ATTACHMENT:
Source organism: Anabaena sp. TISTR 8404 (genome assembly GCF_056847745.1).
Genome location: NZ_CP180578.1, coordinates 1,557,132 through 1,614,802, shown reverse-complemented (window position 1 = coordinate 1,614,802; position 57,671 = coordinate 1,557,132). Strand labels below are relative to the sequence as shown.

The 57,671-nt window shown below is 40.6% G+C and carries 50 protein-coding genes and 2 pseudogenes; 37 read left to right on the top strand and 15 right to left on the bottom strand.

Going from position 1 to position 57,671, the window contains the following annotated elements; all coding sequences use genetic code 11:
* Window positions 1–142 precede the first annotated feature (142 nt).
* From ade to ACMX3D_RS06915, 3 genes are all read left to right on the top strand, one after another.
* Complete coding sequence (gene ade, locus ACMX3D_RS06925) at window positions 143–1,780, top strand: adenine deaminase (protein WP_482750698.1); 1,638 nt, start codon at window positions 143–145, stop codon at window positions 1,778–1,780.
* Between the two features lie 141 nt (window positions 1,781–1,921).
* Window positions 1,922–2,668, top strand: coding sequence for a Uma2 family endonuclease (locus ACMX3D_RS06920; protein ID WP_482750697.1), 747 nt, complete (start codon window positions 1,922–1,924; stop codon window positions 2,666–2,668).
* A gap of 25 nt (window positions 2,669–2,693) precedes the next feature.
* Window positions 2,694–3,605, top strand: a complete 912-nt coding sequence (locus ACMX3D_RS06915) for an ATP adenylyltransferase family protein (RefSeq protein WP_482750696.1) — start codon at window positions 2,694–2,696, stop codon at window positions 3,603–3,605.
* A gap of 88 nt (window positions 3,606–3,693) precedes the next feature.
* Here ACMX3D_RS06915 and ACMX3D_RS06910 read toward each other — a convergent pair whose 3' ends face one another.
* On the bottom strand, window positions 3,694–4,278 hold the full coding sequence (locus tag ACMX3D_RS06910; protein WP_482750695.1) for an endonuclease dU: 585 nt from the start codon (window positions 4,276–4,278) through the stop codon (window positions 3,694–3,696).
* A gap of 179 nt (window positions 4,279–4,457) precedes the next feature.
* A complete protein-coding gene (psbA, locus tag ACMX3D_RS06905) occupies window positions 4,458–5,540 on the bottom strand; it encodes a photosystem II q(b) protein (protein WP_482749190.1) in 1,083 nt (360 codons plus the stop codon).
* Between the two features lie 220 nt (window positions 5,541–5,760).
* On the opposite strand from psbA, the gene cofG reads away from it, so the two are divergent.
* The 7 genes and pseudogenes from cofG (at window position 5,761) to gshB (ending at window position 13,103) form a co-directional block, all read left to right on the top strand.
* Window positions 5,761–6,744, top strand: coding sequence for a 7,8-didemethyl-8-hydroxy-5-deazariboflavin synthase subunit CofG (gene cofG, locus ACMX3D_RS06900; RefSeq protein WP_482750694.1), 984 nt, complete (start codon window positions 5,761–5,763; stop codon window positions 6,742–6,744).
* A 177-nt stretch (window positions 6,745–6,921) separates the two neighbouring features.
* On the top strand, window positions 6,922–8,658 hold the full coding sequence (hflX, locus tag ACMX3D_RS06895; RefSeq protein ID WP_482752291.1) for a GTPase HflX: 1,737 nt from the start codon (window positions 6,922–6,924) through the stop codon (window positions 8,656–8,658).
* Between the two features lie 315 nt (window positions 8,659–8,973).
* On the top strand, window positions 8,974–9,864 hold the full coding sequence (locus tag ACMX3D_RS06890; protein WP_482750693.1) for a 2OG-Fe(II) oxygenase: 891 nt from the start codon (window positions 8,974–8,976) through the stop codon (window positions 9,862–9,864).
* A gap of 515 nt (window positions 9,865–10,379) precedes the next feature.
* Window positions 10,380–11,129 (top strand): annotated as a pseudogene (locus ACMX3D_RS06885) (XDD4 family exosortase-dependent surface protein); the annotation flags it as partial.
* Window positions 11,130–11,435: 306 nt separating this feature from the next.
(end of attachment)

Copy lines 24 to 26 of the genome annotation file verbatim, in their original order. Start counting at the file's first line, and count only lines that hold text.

* On the top strand, window positions 8,974–9,864 hold the full coding sequence (locus tag ACMX3D_RS06890; protein WP_482750693.1) for a 2OG-Fe(II) oxygenase: 891 nt from the start codon (window positions 8,974–8,976) through the stop codon (window positions 9,862–9,864).
* A gap of 515 nt (window positions 9,865–10,379) precedes the next feature.
* Window positions 10,380–11,129 (top strand): annotated as a pseudogene (locus ACMX3D_RS06885) (XDD4 family exosortase-dependent surface protein); the annotation flags it as partial.